Replacement of Cape Cod Canal bridges now in state’s hands

Replacement of Cape Cod Canal bridges now in state’s hands

State and federal officials have signed an agreement this week that will make the Massachusetts Department of Transportation the lead agency for the replacement of the Bourne and Sagamore bridges.

Officials from MassDOT and the U.S. Army Corps of Engineers, the latter of which owns the bridges, are scheduled to meet virtually on Tuesday to sign a memorandum of understanding laying out how the two agencies will work together to build two new automobile bridges over the Cape Cod Canal.

A notice sent to town officials on Friday also indicates that the Corps plans to transfer ownership of the bridges to the state. In the past, two agencies have talked about divesting the bridges after construction.

“The MOU is an agreement which states MassDOT and the USACE will work together to plan, permit, fund, construct, demolish and transfer ownership of two new Cape Cod Canal Bridges built to current Federal Highway and MassDOT standards,” the notice read.

The Corps held a yearslong study on the bridges and determined that new ones would need to be erected. The current spans were built in the 1930s to handle cars of the era, which were much smaller than the SUVs and trucks that now cross them regularly. The bridges also have needed increased upkeep, and major overhauls down the road would necessitate substantial closures.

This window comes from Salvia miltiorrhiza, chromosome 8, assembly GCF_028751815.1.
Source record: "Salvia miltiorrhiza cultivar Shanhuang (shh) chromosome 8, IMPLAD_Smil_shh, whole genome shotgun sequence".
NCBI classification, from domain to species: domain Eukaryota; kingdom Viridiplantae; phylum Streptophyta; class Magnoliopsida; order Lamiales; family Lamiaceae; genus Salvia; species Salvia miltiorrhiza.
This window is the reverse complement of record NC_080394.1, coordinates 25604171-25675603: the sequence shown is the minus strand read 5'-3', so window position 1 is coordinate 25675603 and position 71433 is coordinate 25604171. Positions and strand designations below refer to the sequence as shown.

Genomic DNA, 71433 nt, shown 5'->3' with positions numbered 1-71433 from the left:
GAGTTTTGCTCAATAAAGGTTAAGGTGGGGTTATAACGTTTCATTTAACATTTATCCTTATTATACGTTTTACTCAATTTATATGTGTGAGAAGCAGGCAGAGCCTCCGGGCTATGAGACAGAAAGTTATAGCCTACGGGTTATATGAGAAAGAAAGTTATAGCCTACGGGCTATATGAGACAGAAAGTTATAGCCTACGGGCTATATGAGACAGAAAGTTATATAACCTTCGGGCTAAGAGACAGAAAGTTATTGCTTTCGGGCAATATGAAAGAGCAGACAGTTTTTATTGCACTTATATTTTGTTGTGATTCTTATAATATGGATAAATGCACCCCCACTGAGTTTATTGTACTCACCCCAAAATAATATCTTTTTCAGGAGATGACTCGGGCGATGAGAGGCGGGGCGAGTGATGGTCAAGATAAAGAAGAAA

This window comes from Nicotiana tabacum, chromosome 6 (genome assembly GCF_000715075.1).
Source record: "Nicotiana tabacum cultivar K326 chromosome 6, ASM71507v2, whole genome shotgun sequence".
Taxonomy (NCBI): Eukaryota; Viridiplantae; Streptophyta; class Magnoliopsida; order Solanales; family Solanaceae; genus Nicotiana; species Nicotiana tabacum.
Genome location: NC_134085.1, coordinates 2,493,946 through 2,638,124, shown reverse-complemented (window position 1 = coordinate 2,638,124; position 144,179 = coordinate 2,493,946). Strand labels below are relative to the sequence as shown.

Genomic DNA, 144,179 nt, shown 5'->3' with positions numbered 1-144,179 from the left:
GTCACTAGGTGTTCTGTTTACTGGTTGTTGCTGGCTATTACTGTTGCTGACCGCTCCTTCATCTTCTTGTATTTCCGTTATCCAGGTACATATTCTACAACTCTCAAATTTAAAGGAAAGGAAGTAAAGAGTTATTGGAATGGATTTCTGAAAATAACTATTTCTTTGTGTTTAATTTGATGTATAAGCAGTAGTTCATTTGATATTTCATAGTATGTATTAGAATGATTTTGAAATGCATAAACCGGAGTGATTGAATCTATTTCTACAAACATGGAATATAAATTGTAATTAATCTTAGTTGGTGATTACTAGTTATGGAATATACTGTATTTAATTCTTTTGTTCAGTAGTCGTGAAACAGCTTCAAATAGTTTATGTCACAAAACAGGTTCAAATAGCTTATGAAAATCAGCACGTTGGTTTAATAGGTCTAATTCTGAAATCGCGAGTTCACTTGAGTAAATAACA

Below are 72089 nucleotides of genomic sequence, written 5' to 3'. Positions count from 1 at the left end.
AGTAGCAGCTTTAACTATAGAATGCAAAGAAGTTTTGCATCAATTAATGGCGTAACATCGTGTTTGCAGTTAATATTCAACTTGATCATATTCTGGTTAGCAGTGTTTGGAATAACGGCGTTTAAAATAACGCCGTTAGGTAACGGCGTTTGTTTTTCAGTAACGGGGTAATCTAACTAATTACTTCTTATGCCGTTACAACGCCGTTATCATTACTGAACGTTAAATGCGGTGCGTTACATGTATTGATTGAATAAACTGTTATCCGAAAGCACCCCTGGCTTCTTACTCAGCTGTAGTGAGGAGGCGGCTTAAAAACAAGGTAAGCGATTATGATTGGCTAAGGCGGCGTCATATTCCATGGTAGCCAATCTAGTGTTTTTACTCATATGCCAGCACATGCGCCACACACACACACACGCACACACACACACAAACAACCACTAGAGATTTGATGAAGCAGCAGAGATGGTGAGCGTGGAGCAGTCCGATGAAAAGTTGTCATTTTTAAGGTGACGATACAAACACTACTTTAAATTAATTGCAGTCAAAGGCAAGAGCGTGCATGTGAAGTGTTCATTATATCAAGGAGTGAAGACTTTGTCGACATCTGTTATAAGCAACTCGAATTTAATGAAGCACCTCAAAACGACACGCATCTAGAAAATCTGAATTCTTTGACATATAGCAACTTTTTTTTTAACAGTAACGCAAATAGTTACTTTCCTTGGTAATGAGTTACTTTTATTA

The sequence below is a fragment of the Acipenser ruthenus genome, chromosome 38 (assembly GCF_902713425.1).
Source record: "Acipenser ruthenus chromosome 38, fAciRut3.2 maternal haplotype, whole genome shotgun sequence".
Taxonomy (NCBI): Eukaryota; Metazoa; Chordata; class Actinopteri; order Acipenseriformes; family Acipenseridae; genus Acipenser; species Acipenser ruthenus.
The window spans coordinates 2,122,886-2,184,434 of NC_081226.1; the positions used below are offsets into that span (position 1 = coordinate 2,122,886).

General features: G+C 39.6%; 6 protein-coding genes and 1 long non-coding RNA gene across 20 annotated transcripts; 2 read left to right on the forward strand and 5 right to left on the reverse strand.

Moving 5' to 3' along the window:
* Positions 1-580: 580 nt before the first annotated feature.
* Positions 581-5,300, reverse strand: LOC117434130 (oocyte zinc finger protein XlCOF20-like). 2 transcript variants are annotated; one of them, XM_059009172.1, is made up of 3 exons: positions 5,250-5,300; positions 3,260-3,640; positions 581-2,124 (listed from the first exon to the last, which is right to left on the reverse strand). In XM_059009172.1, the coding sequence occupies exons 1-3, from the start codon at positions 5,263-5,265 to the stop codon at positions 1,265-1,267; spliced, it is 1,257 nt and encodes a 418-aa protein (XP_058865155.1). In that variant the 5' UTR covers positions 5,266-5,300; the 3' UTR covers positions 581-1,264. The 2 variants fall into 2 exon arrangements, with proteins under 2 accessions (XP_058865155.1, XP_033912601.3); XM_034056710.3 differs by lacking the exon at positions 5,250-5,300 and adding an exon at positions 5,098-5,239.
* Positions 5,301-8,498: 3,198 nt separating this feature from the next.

The Corps plans to build two new bridges next to the existing ones. The new bridges would have three lanes in both directions as well as bike lanes and sidewalks. Once completed, the existing ones would be demolished.

The Corps doesn’t have many traffic bridges and the agreement would recognize that the state is better suited for these types of projects. Most of the Corps bridges across the country are much smaller and connect to other infrastructure, such as dams.

“The MOU recognizes that MassDOT is better equipped and experienced at the delivery of bridges of similar characteristics and as such sets MassDOT as the lead agency to deliver the bridges,” the notice read.
The federal government would still end up paying the estimated $1 billion it would take to replace them.

“The parties agree that the funding of the bridges is a federal responsibility and will work together to develop a funding plan and seek congressional acceptance,” according to the notice.

The idea of divesting the bridges to the state has been discussed, because the bridges are such a critical link for the state road network and traffic bridges are not typically part of the federal agency’s core mission.

Bourne officials were excited about the meeting but want to make sure they get a seat at the table, as both bridges are in the town and affect residents’ everyday lives.

Town administrator Anthony Schiavi said having MassDOT lead the way could be a “smoother process” because it also handles the roads that lead up to the bridges, which are also slated to be revamped.

Author: Katy Acheson

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